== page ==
We got to go all the way back to the gate, had our boarding passes re-scanned to "cancel" our boarding and then we waited. And waited. Yeah, not good. To quote Star Wars "I have a bad feeling about this".

The kids were going a little gaga at this point, but the snacks I brought (mainly lots and lots of pretzels) helped. (Snacks and sticker books were good helpers on this family trip for sure.) My daughter drank a gigantic (0.5 liter) container of milk from the small convenience store, we visited the bathroom multiple times, and my son kept asking every 5 seconds if we were boarding yet, but all in all it wasn't too bad.

When the word finally came from the airline, we found out that the plane had a hydraulic problem and had to be replaced. In a way this was good news, because at least "replaced" meant "flight not canceled". However, there was another problem: the only available plane was not as big as the broken plane.

This meant that a large number of people were rather unceremoniously kicked off the flight. Their names were read off a list, and then they had to wait to fly out until the next day. They were given assistance in the form of hotel accommodation if they needed it, but that was pretty harsh to watch. It seemed that Lufthansa mainly picked people who were German to kick off the flight, maybe because they were more likely to be able to just "go home" and wait.

Of course, I was glad that the problem with the plane was found before departure, and that we ended up on another, safer plane. But sitting there with my kids, I was very, very, very glad that our names were not on that list, and I hope not to experience that kind of situation very often again.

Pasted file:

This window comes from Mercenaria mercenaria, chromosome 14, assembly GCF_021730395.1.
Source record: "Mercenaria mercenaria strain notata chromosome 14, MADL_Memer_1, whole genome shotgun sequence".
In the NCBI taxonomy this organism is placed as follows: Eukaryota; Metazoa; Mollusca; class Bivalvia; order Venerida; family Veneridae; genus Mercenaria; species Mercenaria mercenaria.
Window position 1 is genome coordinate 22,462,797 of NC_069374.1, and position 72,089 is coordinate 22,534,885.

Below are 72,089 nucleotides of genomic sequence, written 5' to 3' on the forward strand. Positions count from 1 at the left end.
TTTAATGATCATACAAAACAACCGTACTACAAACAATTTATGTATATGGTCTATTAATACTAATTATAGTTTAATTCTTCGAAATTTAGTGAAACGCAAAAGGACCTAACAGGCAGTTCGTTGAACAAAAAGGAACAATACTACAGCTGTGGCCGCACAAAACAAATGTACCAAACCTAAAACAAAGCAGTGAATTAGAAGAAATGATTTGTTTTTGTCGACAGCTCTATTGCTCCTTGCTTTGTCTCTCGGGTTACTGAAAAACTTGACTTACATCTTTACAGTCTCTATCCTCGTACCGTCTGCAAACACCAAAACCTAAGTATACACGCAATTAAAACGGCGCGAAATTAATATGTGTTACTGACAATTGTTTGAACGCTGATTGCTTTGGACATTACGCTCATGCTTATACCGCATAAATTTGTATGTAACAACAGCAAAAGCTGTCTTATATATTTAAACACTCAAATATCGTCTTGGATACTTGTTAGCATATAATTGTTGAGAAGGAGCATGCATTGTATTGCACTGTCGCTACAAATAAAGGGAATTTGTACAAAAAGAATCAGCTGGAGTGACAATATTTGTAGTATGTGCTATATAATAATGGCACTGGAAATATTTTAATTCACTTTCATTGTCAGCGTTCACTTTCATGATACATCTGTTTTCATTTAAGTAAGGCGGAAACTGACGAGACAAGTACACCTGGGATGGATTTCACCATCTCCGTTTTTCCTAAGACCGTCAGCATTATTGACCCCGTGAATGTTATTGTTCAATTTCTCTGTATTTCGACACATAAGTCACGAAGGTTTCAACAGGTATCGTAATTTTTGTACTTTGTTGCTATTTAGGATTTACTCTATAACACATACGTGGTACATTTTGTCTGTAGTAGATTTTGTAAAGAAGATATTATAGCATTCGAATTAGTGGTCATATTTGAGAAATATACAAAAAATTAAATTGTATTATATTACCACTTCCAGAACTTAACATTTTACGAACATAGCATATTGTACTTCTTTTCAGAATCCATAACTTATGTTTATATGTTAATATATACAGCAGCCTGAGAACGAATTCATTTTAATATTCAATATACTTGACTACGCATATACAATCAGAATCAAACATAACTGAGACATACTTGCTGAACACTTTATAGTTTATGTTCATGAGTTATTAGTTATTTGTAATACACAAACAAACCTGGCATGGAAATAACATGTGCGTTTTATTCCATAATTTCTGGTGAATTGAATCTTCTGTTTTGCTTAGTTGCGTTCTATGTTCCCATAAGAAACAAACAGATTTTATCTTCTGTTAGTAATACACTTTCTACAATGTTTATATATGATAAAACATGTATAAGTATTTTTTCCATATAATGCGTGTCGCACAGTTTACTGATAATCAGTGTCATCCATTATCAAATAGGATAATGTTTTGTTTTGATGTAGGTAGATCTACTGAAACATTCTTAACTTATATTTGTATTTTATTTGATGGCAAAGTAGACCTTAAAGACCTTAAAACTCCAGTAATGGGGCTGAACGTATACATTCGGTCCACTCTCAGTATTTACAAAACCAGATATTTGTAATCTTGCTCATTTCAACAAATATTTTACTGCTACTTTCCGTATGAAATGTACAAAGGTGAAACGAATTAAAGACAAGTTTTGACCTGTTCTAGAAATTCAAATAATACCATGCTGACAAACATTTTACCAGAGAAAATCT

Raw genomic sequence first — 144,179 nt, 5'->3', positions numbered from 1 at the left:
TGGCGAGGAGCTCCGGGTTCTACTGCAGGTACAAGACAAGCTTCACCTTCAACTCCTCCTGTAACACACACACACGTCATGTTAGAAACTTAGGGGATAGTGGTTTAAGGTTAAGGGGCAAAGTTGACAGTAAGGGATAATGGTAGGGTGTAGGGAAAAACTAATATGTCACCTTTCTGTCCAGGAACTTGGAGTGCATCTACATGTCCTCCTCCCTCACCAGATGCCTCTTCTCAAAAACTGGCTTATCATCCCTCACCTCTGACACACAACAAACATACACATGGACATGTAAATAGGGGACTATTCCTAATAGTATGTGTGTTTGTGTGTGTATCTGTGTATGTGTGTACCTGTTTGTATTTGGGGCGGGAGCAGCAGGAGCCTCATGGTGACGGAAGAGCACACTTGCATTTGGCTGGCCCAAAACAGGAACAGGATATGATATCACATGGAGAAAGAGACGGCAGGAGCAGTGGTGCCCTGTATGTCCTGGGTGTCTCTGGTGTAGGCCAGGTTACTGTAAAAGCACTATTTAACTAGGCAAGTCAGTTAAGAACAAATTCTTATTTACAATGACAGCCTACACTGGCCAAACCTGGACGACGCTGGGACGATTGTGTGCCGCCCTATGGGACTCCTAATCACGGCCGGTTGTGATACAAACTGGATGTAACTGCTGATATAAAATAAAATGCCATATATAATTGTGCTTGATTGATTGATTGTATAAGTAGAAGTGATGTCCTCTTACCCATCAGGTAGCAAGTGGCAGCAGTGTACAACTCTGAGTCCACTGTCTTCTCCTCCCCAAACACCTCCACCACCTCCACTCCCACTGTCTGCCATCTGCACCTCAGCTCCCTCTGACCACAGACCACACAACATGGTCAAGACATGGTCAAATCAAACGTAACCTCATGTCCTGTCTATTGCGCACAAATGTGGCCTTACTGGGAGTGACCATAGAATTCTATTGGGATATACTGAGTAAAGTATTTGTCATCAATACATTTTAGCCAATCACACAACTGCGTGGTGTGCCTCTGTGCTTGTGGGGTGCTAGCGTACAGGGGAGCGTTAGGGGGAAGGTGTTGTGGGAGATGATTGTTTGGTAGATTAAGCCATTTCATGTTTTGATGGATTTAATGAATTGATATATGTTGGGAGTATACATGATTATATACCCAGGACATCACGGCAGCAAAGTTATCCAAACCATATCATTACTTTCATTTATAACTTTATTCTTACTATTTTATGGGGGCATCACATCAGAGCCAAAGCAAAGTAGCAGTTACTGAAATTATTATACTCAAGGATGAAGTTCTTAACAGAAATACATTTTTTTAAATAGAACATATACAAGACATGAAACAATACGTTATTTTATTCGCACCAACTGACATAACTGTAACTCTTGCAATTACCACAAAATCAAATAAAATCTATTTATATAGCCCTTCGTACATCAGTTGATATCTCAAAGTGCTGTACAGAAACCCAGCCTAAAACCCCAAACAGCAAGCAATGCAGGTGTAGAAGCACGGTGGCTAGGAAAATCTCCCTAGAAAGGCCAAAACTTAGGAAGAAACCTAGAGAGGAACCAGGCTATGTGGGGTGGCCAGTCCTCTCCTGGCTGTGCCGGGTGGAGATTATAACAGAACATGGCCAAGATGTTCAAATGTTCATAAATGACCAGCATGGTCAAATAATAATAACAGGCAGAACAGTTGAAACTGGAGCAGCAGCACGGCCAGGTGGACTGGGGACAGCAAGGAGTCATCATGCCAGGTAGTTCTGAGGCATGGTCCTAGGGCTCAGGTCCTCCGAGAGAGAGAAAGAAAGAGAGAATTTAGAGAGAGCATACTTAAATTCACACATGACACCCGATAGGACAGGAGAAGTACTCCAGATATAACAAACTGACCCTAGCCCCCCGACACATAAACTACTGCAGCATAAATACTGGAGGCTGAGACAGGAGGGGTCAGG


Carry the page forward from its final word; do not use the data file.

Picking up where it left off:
We eventually left Frankfurt about two hours behind schedule: quite nicely done by Lufthansa I have to say. I guess we were lucky that this happened in Frankfurt where the airline has a lot of airplanes.

The kids were quite tired of the gate area by the time we boarded the plane, but they did pretty good handling such a long, unexpected delay. I was just glad that it happened on our last flight, and when we were on our way home: I would have been a lot more stressed out if it had happened when we were heading to the Canary Islands!

So what did I learn on this trip about plane travel with kids? Three things:
  • Prepare your kids before you travel, explain to them what's going on while you are traveling, and try to keep as calm as possible when unexpected things happen, so as not to make them worry more.
  • Always bring snacks.
And:
  • Never assume you're going anywhere until you're actually in your seat, on the plane. And it's in the air.
The Hitchhiker's Guide to the Galaxy, Deluxe 25th Anniversary Edition

I'm also set to re-read The Hitchhiker's Guide to the Galaxy.